A lot or a little?
The parents' guide to what's in this movie.
What parents need to know
Parents need to know that, as romantic comedies go, the holiday-flavored 12 Dates of Christmas is quite tame. There's no sexual content to speak of (a couple of kisses is as strong as it gets) and only a smattering of swearing ("damn," "bitch," "pissed"), so it's a viable option for older tweens. The story's messages are similarly likable, as the main character is forced to reassess her priorities when she realizes how her actions have negatively impacted other people. It's not destined to be a classic, but this movie has some merit and, if nothing else, certainly will leave you in the holiday spirit.
- Parents say
- Kids say
What's the story?
12 DATES OF CHRISTMAS centers on Kate (Amy Smart), a twentysomething with a life plan that hinges on winning back her ex-boyfriend and spending the rest of her life with him, even though that means disregarding the feelings of her blind date, Miles (Mark-Paul Gosselaar). But when a twist of fate causes her to relive Christmas Eve over and over again, she realizes that wanting a relationship and making one work are two very different things. Each time the clock strikes midnight and her day resets, Kate must identify where she's gone wrong and get back on track to finding -- and inspiring -- true love.
Is it any good?
Borrowing a page from the time-loop comedy Groundhog Day, this movie works in a sappy-sweet, opposites-attract love plot that just happens to take place on Christmas Eve. This holiday tie-in bolsters what's otherwise a lukewarm story marked by a handful of funny moments and the requisite romantic ones. There's little that's remarkable about the story itself, but that doesn't mean the mostly predictable ending won't leave you feeling warm and fuzzy nonetheless.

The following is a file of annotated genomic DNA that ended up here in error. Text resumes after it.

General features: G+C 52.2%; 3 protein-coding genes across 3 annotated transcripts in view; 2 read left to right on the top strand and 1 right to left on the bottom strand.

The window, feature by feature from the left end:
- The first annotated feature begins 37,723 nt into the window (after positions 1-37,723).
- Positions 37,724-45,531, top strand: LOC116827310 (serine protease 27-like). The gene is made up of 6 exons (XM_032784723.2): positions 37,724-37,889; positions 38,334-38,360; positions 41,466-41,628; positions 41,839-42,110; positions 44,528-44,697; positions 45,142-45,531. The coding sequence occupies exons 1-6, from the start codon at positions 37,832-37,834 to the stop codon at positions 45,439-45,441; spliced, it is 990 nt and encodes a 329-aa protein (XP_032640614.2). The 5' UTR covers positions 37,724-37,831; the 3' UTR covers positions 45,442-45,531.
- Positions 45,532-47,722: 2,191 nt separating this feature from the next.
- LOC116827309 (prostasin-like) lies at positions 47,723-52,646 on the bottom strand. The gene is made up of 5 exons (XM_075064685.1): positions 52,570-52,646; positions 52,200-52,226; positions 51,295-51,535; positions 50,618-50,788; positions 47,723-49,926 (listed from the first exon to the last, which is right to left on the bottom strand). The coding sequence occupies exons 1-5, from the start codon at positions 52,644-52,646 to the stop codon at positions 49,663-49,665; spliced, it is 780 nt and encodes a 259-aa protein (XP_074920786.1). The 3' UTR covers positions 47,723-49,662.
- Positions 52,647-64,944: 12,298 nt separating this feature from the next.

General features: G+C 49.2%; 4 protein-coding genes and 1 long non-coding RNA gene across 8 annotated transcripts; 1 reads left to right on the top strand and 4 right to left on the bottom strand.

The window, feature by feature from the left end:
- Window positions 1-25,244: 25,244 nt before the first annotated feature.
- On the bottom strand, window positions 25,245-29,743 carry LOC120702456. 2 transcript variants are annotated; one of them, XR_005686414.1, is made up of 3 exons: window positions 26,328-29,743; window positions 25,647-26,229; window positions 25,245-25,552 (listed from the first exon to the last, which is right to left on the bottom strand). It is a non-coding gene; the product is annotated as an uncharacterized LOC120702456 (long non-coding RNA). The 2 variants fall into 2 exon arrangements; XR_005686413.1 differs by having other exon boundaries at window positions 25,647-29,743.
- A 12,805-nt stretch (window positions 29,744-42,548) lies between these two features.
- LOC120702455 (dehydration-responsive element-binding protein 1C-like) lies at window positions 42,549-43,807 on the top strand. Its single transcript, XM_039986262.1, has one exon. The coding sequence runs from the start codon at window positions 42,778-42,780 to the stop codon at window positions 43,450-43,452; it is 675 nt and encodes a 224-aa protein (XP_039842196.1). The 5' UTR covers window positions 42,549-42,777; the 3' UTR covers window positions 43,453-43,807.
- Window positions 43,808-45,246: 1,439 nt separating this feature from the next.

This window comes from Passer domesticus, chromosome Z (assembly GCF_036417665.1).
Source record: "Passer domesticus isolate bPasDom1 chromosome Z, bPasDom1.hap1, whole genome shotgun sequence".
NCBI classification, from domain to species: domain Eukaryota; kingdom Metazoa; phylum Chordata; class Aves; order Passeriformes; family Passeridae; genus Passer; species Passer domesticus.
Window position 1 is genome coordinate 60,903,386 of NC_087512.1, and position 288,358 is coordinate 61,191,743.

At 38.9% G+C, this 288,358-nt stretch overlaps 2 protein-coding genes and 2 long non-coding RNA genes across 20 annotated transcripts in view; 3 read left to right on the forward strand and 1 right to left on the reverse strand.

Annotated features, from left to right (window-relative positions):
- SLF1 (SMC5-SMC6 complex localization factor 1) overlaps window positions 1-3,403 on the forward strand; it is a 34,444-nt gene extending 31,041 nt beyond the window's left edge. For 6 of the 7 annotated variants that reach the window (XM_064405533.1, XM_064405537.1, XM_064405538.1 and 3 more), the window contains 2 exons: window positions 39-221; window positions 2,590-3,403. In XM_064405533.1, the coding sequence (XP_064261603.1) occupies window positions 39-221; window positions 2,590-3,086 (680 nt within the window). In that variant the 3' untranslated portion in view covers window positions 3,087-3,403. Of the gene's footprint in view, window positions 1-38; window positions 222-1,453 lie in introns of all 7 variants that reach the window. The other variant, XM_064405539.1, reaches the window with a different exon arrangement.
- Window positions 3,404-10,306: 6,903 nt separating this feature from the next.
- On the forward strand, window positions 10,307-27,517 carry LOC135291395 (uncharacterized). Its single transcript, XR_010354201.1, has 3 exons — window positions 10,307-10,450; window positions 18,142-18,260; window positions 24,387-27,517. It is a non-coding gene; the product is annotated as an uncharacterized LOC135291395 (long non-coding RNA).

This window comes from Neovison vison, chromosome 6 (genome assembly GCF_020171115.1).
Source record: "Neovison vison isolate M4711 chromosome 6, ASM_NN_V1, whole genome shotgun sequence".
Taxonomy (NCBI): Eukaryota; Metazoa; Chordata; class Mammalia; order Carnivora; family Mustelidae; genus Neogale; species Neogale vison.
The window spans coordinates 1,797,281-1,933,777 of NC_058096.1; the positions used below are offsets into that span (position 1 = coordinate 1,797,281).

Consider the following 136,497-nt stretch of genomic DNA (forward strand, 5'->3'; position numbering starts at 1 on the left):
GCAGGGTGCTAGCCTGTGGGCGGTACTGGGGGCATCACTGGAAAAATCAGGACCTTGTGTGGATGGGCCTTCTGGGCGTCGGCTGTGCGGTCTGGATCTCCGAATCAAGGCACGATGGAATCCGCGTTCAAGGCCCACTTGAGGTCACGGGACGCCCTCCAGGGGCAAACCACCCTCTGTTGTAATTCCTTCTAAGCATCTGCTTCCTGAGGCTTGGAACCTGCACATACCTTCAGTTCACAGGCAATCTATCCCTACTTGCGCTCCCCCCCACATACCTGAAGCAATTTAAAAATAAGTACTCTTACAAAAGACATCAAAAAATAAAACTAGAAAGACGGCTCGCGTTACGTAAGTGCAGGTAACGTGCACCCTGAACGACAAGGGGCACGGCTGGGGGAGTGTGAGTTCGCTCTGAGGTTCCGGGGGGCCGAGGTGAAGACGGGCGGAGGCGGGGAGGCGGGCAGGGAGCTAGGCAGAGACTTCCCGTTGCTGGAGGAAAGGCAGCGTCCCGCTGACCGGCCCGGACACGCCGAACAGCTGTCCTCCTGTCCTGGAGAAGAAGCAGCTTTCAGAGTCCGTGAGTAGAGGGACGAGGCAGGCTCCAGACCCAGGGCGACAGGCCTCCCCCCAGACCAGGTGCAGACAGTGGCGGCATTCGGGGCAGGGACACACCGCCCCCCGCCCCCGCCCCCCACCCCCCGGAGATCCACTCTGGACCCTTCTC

If your older tweens are champing at the bit for a more grown-up movie and they can handle a smattering of similarly grown-up language, then 12 Dates of Christmas might be a good option for them. The relationship at the heart of the story takes some time to develop (hence the multiple replays of Kate's day), but when it does, it's because of mutual affection and respect and Kate's newfound patience with life's unpredictability. After a few missteps, she learns to be open to change and to be more aware of how she can have a positive effect on those around her, which at the very least is a good reminder of life's learning experiences and the possibility of redemption.
Talk to your kids about ...
Families can talk about relationships. What common factors do you notice in successful relationships? How do you know when you love someone? What are some age-appropriate expressions of affection that you see among your peers? What are your family's rules about dating?
How does the media portray love and marriage? Does what you see on TV and in movies coincide with your family's values concerning relationships? Why or why not? How much of the sexual content you see is sensationalistic? Do any shows attempt to reflect reality?
Tweens: Can you think of a time in your life that you'd like to repeat and change? What would you do differently? How would you benefit from the change? Would it help others? How can we learn from the negative choices we make?
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